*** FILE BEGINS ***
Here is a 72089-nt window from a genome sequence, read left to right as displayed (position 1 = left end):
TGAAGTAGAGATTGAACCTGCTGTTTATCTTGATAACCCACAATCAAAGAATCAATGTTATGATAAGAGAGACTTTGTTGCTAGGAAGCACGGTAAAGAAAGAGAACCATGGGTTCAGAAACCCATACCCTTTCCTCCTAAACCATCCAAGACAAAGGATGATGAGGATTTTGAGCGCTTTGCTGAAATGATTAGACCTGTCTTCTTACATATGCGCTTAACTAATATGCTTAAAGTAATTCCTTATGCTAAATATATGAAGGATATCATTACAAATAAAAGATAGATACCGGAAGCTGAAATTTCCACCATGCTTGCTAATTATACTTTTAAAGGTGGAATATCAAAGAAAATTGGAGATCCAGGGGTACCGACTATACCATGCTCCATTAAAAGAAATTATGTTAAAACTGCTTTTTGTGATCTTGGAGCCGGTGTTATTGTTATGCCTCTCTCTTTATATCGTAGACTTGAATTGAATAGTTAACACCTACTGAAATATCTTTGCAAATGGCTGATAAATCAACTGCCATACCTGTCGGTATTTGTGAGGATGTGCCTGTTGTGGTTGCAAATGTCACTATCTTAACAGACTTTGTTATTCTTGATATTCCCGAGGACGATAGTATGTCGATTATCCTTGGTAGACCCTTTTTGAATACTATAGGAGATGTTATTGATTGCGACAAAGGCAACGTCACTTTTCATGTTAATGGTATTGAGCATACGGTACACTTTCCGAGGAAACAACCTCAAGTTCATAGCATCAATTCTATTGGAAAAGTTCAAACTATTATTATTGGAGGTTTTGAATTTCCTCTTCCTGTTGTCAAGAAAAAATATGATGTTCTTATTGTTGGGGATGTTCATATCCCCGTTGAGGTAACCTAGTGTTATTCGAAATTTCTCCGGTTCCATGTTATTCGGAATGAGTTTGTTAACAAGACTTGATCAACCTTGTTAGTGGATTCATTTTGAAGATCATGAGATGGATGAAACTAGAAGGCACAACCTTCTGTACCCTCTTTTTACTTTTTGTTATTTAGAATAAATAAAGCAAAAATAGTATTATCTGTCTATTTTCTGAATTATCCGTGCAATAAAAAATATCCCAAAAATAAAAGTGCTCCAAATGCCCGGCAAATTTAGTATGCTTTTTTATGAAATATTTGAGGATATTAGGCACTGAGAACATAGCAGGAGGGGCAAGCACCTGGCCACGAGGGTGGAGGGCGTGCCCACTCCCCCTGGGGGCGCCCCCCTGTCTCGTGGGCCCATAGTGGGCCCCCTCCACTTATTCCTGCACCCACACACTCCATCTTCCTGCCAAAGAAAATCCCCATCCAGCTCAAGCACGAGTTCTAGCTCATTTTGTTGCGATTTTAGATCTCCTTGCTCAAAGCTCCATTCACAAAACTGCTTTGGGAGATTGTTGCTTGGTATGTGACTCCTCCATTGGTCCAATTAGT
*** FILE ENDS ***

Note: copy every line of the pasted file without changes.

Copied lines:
Here is a 72089-nt window from a genome sequence, read left to right as displayed (position 1 = left end):
TGAAGTAGAGATTGAACCTGCTGTTTATCTTGATAACCCACAATCAAAGAATCAATGTTATGATAAGAGAGACTTTGTTGCTAGGAAGCACGGTAAAGAAAGAGAACCATGGGTTCAGAAACCCATACCCTTTCCTCCTAAACCATCCAAGACAAAGGATGATGAGGATTTTGAGCGCTTTGCTGAAATGATTAGACCTGTCTTCTTACATATGCGCTTAACTAATATGCTTAAAGTAATTCCTTATGCTAAATATATGAAGGATATCATTACAAATAAAAGATAGATACCGGAAGCTGAAATTTCCACCATGCTTGCTAATTATACTTTTAAAGGTGGAATATCAAAGAAAATTGGAGATCCAGGGGTACCGACTATACCATGCTCCATTAAAAGAAATTATGTTAAAACTGCTTTTTGTGATCTTGGAGCCGGTGTTATTGTTATGCCTCTCTCTTTATATCGTAGACTTGAATTGAATAGTTAACACCTACTGAAATATCTTTGCAAATGGCTGATAAATCAACTGCCATACCTGTCGGTATTTGTGAGGATGTGCCTGTTGTGGTTGCAAATGTCACTATCTTAACAGACTTTGTTATTCTTGATATTCCCGAGGACGATAGTATGTCGATTATCCTTGGTAGACCCTTTTTGAATACTATAGGAGATGTTATTGATTGCGACAAAGGCAACGTCACTTTTCATGTTAATGGTATTGAGCATACGGTACACTTTCCGAGGAAACAACCTCAAGTTCATAGCATCAATTCTATTGGAAAAGTTCAAACTATTATTATTGGAGGTTTTGAATTTCCTCTTCCTGTTGTCAAGAAAAAATATGATGTTCTTATTGTTGGGGATGTTCATATCCCCGTTGAGGTAACCTAGTGTTATTCGAAATTTCTCCGGTTCCATGTTATTCGGAATGAGTTTGTTAACAAGACTTGATCAACCTTGTTAGTGGATTCATTTTGAAGATCATGAGATGGATGAAACTAGAAGGCACAACCTTCTGTACCCTCTTTTTACTTTTTGTTATTTAGAATAAATAAAGCAAAAATAGTATTATCTGTCTATTTTCTGAATTATCCGTGCAATAAAAAATATCCCAAAAATAAAAGTGCTCCAAATGCCCGGCAAATTTAGTATGCTTTTTTATGAAATATTTGAGGATATTAGGCACTGAGAACATAGCAGGAGGGGCAAGCACCTGGCCACGAGGGTGGAGGGCGTGCCCACTCCCCCTGGGGGCGCCCCCCTGTCTCGTGGGCCCATAGTGGGCCCCCTCCACTTATTCCTGCACCCACACACTCCATCTTCCTGCCAAAGAAAATCCCCATCCAGCTCAAGCACGAGTTCTAGCTCATTTTGTTGCGATTTTAGATCTCCTTGCTCAAAGCTCCATTCACAAAACTGCTTTGGGAGATTGTTGCTTGGTATGTGACTCCTCCATTGGTCCAATTAGT